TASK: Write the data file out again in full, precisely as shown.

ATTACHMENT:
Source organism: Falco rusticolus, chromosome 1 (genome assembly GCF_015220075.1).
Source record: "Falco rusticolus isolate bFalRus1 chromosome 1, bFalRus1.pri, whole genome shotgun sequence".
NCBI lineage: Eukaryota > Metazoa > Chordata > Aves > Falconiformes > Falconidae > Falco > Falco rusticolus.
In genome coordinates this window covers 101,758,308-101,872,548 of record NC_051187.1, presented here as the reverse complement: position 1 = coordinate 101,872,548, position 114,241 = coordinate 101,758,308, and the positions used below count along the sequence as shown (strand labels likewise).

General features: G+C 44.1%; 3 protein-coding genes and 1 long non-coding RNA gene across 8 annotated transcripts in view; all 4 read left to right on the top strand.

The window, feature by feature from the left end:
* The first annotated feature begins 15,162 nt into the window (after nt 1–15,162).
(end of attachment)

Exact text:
Source organism: Falco rusticolus, chromosome 1 (genome assembly GCF_015220075.1).
Source record: "Falco rusticolus isolate bFalRus1 chromosome 1, bFalRus1.pri, whole genome shotgun sequence".
NCBI lineage: Eukaryota > Metazoa > Chordata > Aves > Falconiformes > Falconidae > Falco > Falco rusticolus.
In genome coordinates this window covers 101,758,308-101,872,548 of record NC_051187.1, presented here as the reverse complement: position 1 = coordinate 101,872,548, position 114,241 = coordinate 101,758,308, and the positions used below count along the sequence as shown (strand labels likewise).

General features: G+C 44.1%; 3 protein-coding genes and 1 long non-coding RNA gene across 8 annotated transcripts in view; all 4 read left to right on the top strand.

The window, feature by feature from the left end:
* The first annotated feature begins 15,162 nt into the window (after nt 1–15,162).